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If you are a sensible individual and see cars as a tool for getting from point A to point B, this car is not for you. It is not for the faint hearted either, because the firm ride and sporty-biased performance can become tiring. If you like driving, this car is for you. To me, this car is like a front wheel drive BMW. It is impressive how much this car makes you smile as you are driving.  Sure, fuel economy is nothing special, and it is small inside. But none of that matters when you get behind the wheel. Or when the words Zoom-Zoom appear in the navigation screen when you fire the engine up. Sadly, all the compact sedans are moving towards conformity in terms of comfort and fuel economy. Theoretically, it sounds great. Except that they are becoming the same car. There is no compact car that stands out (except for the Ford Focus and Mazda3 in my opinion).  The compact sedan was supposed to be the fun and small compact sedan that you bought before stepping up to the grown up family sedan. Not anymore. The latest Corolla is as huge as the 1996-2001 Camry and drives exactly like a Camry. The manual transmission is disappearing also. For example, the 2014 Elantra sedan has a new ‘Sport’ trim. Sport suggests sportiness which suggests a manual transmission. Wrong. There is no manual for the Sport trim, only for the basic GLS. My point being, the Mazda3 has stayed true to itself. Sporty, good looking, and affordable. These are the qualities that make the Mazda3 so good. Mazda refined the key attributes of this car while improving on the other aspects, and the result is a fine driving machine. Mazda is right. If a car is not worth building, it is not worth driving. Amen!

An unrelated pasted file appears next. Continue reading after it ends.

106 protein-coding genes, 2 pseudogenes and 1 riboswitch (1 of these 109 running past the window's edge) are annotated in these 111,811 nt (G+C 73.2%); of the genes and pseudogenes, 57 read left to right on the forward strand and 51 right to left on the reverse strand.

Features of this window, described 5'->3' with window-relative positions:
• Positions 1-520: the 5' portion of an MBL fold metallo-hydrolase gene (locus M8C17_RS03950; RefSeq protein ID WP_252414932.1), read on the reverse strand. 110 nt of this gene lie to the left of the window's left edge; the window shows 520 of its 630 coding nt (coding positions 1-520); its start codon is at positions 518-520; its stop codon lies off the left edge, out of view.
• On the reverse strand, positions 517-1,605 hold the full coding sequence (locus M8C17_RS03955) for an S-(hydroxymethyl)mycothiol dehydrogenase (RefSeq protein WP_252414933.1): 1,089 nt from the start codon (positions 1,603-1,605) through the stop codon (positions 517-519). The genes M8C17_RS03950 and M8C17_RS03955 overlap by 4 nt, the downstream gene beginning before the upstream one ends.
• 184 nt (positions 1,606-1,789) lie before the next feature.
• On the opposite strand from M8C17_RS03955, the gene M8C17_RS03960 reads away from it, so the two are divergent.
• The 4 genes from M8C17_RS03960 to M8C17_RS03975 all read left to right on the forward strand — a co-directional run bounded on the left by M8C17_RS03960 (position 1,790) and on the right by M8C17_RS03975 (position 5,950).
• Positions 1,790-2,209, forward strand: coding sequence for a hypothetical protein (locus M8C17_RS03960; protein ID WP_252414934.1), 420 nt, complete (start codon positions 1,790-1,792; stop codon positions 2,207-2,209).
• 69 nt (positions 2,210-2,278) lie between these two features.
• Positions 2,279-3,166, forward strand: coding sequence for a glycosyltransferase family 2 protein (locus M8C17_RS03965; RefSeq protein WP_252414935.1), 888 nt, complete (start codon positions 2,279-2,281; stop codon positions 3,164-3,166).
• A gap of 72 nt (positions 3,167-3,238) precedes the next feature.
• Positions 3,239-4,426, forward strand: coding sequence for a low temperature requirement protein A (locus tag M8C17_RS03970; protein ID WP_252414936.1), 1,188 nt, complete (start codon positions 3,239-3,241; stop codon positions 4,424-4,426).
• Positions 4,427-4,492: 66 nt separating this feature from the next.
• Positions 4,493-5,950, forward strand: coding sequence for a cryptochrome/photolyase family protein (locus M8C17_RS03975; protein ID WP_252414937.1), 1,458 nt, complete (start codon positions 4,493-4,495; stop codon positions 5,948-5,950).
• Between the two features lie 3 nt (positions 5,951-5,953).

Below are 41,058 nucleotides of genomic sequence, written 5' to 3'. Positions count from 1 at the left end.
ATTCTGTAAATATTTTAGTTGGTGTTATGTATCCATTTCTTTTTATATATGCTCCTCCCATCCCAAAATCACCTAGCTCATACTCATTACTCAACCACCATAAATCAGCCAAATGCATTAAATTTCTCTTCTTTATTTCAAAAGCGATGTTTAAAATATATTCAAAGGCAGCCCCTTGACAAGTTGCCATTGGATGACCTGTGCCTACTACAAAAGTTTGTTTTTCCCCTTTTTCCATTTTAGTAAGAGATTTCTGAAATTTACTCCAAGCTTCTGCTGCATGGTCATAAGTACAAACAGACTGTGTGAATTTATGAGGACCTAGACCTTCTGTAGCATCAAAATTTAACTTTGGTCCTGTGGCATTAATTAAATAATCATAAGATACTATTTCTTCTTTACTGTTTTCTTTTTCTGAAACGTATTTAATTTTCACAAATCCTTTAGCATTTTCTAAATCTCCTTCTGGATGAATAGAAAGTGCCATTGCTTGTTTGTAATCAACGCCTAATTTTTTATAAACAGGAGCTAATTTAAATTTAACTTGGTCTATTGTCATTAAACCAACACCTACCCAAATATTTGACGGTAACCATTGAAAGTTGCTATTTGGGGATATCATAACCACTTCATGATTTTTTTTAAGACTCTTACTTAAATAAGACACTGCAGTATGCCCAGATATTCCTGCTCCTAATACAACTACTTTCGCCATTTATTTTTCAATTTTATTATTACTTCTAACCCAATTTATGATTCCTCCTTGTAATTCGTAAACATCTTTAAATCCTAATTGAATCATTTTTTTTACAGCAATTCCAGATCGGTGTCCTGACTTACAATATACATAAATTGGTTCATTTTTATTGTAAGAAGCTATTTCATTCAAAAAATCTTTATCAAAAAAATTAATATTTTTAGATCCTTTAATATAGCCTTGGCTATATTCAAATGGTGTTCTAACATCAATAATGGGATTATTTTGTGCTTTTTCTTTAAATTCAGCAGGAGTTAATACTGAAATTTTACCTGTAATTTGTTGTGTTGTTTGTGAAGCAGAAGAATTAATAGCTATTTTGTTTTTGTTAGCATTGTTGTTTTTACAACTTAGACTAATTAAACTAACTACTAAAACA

P.S Congrats to the owner of this car for getting into Princeton!

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11 thoughts on “2009 Mazda3 S Grand Touring Review

  1. MGReviews says:

    Nice review, if you get the chance, try out the new 2014 Mazda3… it’s even better than this 2nd gen.

  2. news4cars says:

    Yeap, It absolutely worked RNR. BTW nice post!

  3. Anna says:

    You could definitely see your enthusiasm in the work you write. The arena hopes for more passionate writers such as you who are not afraid to say how they believe. At all times go after your heart.

  4. […] for your post. I reviewed both the 1st and 2nd generation of the 3, and I loved them! They really set the benchmark when it comes to driving enjoyment. […]

  5. […] with the practicality and comfort of a hatchback, were popular. I have reviewed both the first and second generation Mazda3s (both sedans), so I was keen to try out these Mazdaspeed version. This is not […]

  6. […] the second generation debuted as a 2010 model. I also had the opportunity to review one, but it was an automatic transmission sedan. However, this car is a hatchback with a manual transmission. Which begs the question; would I like […]